This can occur, for example, if you use your card when abroad or purchase an item from overseas while here in Britain.

Rising: The contactless card spending limit is rising to £100 in October

Rising: The contactless card spending limit is rising to £100 in October

Many banks slap fees and charges on foreign transactions, so make sure you read your account’s specific terms and conditions before splashing out overseas. 

7.  BP

The abbreviation BP on your bank statement means you have made a bill payment.

According to Raisin UK, you might also see an extension of this, BP/SO, which stands for bill payment and standing order. This means you have paid a bill by standing order.

8. BGC

BGC stands for bank giro credit. 

If this abbreviation is on your bank statement, it means you have deposited cash or cheques at a bank or building society branch. 

9. CHG

CHG stands for charge. It means you have been charged for a transaction you have made. 

10.  S/0

A standing order is a regular payment for a fixed sum of money that is deducted from your bank account.  

It is an instruction to your bank, whereas a direct debit gives permission to a company to take money from you.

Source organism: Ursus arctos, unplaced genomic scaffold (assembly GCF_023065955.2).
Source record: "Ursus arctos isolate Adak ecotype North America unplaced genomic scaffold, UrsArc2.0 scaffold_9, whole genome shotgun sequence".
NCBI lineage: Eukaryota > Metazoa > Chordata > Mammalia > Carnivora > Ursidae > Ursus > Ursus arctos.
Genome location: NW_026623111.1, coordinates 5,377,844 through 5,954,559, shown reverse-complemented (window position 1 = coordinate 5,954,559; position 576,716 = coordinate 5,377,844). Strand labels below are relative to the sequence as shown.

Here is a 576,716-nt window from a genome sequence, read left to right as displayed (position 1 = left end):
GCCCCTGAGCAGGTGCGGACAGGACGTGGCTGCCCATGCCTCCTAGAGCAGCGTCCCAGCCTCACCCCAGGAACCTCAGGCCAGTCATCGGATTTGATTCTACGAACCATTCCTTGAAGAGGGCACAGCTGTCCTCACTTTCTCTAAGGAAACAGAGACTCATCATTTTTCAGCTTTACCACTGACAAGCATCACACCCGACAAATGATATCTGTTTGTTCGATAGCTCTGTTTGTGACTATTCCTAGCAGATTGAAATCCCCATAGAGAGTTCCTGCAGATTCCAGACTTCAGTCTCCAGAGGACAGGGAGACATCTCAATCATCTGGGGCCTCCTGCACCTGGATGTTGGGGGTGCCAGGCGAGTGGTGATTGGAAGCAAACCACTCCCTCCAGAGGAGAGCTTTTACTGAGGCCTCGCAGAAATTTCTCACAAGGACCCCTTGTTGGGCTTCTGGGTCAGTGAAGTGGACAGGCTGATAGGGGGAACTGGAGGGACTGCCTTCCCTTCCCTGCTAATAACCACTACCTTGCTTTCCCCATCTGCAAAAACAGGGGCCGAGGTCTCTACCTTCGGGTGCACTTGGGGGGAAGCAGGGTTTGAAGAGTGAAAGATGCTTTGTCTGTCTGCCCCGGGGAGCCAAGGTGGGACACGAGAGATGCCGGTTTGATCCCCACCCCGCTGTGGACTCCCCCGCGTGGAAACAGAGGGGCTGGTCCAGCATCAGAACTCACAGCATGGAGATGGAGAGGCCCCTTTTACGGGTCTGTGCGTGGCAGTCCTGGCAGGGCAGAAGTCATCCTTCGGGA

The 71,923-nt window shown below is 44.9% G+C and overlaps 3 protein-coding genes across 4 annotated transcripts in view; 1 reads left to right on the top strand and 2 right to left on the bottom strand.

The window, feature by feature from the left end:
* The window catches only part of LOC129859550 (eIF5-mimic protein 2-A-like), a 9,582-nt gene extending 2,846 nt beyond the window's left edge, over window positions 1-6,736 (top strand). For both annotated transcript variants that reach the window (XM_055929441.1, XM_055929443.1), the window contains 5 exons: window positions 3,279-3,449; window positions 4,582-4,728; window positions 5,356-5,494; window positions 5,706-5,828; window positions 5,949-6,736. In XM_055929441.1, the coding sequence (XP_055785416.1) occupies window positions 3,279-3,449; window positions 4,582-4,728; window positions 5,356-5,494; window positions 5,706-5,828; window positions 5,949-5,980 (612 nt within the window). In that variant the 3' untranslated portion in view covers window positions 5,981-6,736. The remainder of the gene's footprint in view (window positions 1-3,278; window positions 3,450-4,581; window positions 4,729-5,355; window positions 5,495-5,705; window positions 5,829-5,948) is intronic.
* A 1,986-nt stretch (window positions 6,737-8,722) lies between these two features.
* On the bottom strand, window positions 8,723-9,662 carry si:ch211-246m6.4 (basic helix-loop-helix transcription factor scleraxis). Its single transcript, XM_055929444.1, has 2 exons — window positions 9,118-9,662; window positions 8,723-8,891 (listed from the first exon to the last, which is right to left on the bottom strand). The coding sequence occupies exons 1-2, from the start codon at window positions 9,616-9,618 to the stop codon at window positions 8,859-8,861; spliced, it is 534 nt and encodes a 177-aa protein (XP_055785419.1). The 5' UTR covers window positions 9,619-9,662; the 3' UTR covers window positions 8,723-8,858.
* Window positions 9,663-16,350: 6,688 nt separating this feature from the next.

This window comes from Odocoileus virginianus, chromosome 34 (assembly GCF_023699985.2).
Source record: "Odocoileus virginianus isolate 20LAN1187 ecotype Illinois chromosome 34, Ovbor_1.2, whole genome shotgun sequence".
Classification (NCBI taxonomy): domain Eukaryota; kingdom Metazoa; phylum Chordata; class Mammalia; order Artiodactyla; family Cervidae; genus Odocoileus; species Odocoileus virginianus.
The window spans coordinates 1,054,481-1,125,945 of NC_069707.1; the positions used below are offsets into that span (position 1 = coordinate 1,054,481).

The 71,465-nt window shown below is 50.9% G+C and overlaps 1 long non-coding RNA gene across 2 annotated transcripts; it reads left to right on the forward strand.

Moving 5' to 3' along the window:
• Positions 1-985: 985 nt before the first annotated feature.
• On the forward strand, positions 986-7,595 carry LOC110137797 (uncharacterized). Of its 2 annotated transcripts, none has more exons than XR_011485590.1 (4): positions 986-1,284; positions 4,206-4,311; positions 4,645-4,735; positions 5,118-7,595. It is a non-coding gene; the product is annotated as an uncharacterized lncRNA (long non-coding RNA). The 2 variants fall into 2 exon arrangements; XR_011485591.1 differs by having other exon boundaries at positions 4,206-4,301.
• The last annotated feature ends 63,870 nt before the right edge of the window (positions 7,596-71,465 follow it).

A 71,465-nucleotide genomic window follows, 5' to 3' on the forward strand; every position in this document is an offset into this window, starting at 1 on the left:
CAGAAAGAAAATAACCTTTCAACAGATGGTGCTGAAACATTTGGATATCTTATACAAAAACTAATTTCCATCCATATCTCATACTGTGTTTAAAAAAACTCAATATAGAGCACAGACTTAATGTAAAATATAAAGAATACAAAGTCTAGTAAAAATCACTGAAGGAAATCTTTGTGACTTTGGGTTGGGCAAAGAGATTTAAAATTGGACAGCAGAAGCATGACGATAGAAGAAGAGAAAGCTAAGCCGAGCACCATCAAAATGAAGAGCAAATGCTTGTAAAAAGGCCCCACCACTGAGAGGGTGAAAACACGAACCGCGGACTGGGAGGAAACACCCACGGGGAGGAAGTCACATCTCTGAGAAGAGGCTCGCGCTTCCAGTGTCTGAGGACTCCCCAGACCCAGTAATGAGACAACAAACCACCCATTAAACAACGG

These can quickly stack up and end up being a big monthly drain on your income, meaning it is important to regularly review your statements to see if you can still afford all your standing orders.

Many banks now give customers the option to cancel standing orders when they want to, but it is always sensible to read the specific terms and conditions involved to find out the exact procedures required. 

11.  BAC

A BAC payment on your bank statement means you have used an electronic system to make a payment directly from one account to another. 

12. NYA*

The format of this bank abbreviation is usually NYA* followed by the owner of the vending machine, and it simply means you have made a payment with a card at a vending machine.

13. BSP

A BSP is a bill or third payment that is made in-branch at a bank or building society. 

Many banks are keen to get people to complete such payments online, as it saves them money, and could, they claim, save customers time. 

14. CUI

You will find the abbreviation CUI on your bank statement when a cheque has failed to clear. 

Get in touch with your bank or building society to try and find out what has happened and how the issue can be rectified as quickly as possible.

15. DIV

The DIV abbreviation stands for dividend. 

If you see this in your bank statement it means you have received a dividend payment from shares you hold. 

Big banks were forced by the Government to stop dishing out dividends to their investors last year, and many other companies halted payouts until the fallout from the pandemic became clearer. Payouts are now, however, resuming at pace once again.